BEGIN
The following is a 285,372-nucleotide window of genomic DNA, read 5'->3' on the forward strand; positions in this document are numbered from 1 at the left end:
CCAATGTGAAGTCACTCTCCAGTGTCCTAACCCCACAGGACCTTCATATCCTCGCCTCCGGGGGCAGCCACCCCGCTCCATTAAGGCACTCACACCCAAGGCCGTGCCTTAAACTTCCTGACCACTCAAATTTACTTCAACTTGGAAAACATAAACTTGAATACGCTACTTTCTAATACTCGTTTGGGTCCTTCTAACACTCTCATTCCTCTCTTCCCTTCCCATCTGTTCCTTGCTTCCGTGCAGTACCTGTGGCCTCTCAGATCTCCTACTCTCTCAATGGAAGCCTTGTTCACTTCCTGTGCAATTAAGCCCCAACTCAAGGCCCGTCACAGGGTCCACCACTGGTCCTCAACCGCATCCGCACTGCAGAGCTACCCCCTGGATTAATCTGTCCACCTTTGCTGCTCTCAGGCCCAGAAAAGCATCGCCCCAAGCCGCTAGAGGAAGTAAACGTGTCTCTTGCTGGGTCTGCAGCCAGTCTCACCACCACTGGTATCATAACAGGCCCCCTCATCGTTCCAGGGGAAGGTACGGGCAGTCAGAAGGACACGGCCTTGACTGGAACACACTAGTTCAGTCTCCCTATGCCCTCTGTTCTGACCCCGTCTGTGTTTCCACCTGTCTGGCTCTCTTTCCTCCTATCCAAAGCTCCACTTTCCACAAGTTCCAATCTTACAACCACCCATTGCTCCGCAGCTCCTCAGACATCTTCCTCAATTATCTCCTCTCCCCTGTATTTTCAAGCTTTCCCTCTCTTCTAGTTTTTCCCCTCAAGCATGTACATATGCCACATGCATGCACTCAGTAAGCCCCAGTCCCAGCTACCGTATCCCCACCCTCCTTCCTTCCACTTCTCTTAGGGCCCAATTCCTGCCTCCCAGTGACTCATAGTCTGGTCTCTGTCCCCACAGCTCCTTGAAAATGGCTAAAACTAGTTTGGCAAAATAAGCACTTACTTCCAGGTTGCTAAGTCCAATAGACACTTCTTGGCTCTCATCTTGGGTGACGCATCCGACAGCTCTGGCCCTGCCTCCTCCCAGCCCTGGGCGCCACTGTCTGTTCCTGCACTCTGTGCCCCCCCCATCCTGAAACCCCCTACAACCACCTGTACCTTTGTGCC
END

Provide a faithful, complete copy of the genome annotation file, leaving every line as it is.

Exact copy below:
The following is a 285,372-nucleotide window of genomic DNA, read 5'->3' on the forward strand; positions in this document are numbered from 1 at the left end:
CCAATGTGAAGTCACTCTCCAGTGTCCTAACCCCACAGGACCTTCATATCCTCGCCTCCGGGGGCAGCCACCCCGCTCCATTAAGGCACTCACACCCAAGGCCGTGCCTTAAACTTCCTGACCACTCAAATTTACTTCAACTTGGAAAACATAAACTTGAATACGCTACTTTCTAATACTCGTTTGGGTCCTTCTAACACTCTCATTCCTCTCTTCCCTTCCCATCTGTTCCTTGCTTCCGTGCAGTACCTGTGGCCTCTCAGATCTCCTACTCTCTCAATGGAAGCCTTGTTCACTTCCTGTGCAATTAAGCCCCAACTCAAGGCCCGTCACAGGGTCCACCACTGGTCCTCAACCGCATCCGCACTGCAGAGCTACCCCCTGGATTAATCTGTCCACCTTTGCTGCTCTCAGGCCCAGAAAAGCATCGCCCCAAGCCGCTAGAGGAAGTAAACGTGTCTCTTGCTGGGTCTGCAGCCAGTCTCACCACCACTGGTATCATAACAGGCCCCCTCATCGTTCCAGGGGAAGGTACGGGCAGTCAGAAGGACACGGCCTTGACTGGAACACACTAGTTCAGTCTCCCTATGCCCTCTGTTCTGACCCCGTCTGTGTTTCCACCTGTCTGGCTCTCTTTCCTCCTATCCAAAGCTCCACTTTCCACAAGTTCCAATCTTACAACCACCCATTGCTCCGCAGCTCCTCAGACATCTTCCTCAATTATCTCCTCTCCCCTGTATTTTCAAGCTTTCCCTCTCTTCTAGTTTTTCCCCTCAAGCATGTACATATGCCACATGCATGCACTCAGTAAGCCCCAGTCCCAGCTACCGTATCCCCACCCTCCTTCCTTCCACTTCTCTTAGGGCCCAATTCCTGCCTCCCAGTGACTCATAGTCTGGTCTCTGTCCCCACAGCTCCTTGAAAATGGCTAAAACTAGTTTGGCAAAATAAGCACTTACTTCCAGGTTGCTAAGTCCAATAGACACTTCTTGGCTCTCATCTTGGGTGACGCATCCGACAGCTCTGGCCCTGCCTCCTCCCAGCCCTGGGCGCCACTGTCTGTTCCTGCACTCTGTGCCCCCCCCATCCTGAAACCCCCTACAACCACCTGTACCTTTGTGCC